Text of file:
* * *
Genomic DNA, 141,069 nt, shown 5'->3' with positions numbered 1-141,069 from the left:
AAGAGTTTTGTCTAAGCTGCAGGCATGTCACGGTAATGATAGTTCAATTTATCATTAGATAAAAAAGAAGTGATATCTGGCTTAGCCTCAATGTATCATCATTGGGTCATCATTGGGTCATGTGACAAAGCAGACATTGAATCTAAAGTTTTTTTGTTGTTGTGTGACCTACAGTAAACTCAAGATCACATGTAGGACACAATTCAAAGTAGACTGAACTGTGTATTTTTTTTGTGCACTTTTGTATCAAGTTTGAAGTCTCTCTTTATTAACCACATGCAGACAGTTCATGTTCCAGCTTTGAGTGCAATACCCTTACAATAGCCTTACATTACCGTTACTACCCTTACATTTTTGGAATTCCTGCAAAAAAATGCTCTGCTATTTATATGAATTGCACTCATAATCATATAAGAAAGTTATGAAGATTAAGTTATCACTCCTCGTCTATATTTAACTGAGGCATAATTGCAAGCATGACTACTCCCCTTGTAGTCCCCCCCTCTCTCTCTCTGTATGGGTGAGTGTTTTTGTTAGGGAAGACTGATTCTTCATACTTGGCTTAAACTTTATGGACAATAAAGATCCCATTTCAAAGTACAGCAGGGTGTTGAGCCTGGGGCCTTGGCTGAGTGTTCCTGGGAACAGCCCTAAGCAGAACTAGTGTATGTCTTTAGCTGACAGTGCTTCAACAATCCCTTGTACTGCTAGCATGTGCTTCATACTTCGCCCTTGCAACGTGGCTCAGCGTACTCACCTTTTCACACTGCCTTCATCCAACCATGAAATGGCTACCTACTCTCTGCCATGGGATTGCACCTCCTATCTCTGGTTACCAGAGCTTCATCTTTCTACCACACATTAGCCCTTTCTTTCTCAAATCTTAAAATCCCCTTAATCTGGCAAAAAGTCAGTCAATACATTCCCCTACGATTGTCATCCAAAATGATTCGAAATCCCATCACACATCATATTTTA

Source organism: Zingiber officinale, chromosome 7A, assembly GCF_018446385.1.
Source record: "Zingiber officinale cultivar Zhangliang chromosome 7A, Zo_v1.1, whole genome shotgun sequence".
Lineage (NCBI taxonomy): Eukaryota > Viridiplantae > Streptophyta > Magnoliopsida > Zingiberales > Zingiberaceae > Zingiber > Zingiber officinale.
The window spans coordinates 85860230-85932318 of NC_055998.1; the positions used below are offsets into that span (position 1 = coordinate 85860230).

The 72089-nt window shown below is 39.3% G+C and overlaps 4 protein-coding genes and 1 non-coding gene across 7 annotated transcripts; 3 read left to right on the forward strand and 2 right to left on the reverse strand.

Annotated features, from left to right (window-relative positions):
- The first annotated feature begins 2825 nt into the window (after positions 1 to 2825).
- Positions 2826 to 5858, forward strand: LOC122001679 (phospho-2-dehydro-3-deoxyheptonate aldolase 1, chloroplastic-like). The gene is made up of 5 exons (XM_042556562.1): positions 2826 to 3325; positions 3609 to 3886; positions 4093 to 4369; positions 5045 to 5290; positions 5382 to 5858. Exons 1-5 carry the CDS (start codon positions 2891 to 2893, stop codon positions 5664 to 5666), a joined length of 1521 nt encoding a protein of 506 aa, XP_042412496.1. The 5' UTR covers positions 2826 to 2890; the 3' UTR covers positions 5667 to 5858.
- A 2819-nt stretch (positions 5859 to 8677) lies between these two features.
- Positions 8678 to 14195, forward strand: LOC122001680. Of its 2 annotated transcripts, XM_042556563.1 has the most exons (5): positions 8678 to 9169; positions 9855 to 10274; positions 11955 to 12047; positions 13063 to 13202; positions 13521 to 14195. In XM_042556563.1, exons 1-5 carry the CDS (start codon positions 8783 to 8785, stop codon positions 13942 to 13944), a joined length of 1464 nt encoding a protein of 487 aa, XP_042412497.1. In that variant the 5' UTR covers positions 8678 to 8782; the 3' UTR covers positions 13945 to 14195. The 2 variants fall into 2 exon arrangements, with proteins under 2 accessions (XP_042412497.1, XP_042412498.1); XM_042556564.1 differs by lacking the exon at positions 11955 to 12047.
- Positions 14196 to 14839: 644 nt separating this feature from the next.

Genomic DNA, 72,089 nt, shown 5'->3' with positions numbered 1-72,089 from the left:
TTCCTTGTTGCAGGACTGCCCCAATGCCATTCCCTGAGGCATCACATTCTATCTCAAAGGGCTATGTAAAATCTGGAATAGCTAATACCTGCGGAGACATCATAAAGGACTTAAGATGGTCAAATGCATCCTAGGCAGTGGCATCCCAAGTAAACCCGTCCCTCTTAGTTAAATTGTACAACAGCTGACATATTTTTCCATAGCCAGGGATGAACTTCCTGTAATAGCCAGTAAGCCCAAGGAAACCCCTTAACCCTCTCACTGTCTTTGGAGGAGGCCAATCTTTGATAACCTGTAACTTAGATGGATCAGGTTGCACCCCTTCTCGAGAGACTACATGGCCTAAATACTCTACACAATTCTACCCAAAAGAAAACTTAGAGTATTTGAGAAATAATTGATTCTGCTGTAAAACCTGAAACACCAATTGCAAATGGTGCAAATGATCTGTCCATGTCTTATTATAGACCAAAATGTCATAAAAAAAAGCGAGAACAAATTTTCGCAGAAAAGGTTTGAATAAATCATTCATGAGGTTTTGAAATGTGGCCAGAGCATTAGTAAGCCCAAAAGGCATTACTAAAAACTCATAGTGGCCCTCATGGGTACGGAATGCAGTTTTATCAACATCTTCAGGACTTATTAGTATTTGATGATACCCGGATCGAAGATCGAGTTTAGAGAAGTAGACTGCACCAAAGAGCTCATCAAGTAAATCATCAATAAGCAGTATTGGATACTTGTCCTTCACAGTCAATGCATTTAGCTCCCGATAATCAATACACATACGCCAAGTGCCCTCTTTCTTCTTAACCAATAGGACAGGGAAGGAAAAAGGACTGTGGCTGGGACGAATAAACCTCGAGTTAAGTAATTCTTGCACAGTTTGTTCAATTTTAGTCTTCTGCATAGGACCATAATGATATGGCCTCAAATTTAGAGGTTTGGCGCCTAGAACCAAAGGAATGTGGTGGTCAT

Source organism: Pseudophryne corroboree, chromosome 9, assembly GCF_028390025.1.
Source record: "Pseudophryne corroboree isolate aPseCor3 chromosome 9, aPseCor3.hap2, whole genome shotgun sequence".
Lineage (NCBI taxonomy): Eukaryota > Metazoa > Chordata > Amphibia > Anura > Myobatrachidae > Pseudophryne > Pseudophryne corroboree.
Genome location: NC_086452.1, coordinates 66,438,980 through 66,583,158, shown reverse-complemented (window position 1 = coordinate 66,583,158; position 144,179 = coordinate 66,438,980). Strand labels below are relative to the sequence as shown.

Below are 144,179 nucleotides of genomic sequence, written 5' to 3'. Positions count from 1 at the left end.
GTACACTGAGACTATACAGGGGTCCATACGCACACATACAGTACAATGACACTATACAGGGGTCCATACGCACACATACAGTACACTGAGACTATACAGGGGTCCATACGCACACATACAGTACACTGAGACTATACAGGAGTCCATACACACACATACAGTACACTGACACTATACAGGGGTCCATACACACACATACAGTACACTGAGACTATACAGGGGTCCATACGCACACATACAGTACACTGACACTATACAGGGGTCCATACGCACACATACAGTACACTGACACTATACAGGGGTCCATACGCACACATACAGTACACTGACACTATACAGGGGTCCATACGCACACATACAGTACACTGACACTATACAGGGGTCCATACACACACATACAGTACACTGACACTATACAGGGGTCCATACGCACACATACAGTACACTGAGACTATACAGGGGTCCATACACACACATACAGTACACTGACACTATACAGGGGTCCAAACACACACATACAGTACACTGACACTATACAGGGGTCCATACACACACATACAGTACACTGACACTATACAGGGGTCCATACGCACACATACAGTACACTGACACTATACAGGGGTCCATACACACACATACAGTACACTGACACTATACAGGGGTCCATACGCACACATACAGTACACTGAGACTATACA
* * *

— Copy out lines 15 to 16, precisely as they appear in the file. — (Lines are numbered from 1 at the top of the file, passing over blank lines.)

TTCCTTGTTGCAGGACTGCCCCAATGCCATTCCCTGAGGCATCACATTCTATCTCAAAGGGCTATGTAAAATCTGGAATAGCTAATACCTGCGGAGACATCATAAAGGACTTAAGATGGTCAAATGCATCCTAGGCAGTGGCATCCCAAGTAAACCCGTCCCTCTTAGTTAAATTGTACAACAGCTGACATATTTTTCCATAGCCAGGGATGAACTTCCTGTAATAGCCAGTAAGCCCAAGGAAACCCCTTAACCCTCTCACTGTCTTTGGAGGAGGCCAATCTTTGATAACCTGTAACTTAGATGGATCAGGTTGCACCCCTTCTCGAGAGACTACATGGCCTAAATACTCTACACAATTCTACCCAAAAGAAAACTTAGAGTATTTGAGAAATAATTGATTCTGCTGTAAAACCTGAAACACCAATTGCAAATGGTGCAAATGATCTGTCCATGTCTTATTATAGACCAAAATGTCATAAAAAAAAGCGAGAACAAATTTTCGCAGAAAAGGTTTGAATAAATCATTCATGAGGTTTTGAAATGTGGCCAGAGCATTAGTAAGCCCAAAAGGCATTACTAAAAACTCATAGTGGCCCTCATGGGTACGGAATGCAGTTTTATCAACATCTTCAGGACTTATTAGTATTTGATGATACCCGGATCGAAGATCGAGTTTAGAGAAGTAGACTGCACCAAAGAGCTCATCAAGTAAATCATCAATAAGCAGTATTGGATACTTGTCCTTCACAGTCAATGCATTTAGCTCCCGATAATCAATACACATACGCCAAGTGCCCTCTTTCTTCTTAACCAATAGGACAGGGAAGGAAAAAGGACTGTGGCTGGGACGAATAAACCTCGAGTTAAGTAATTCTTGCACAGTTTGTTCAATTTTAGTCTTCTGCATAGGACCATAATGATATGGCCTCAAATTTAGAGGTTTGGCGCCTAGAACCAAAGGAATGTGGTGGTCAT

Source organism: Pseudophryne corroboree, chromosome 9, assembly GCF_028390025.1.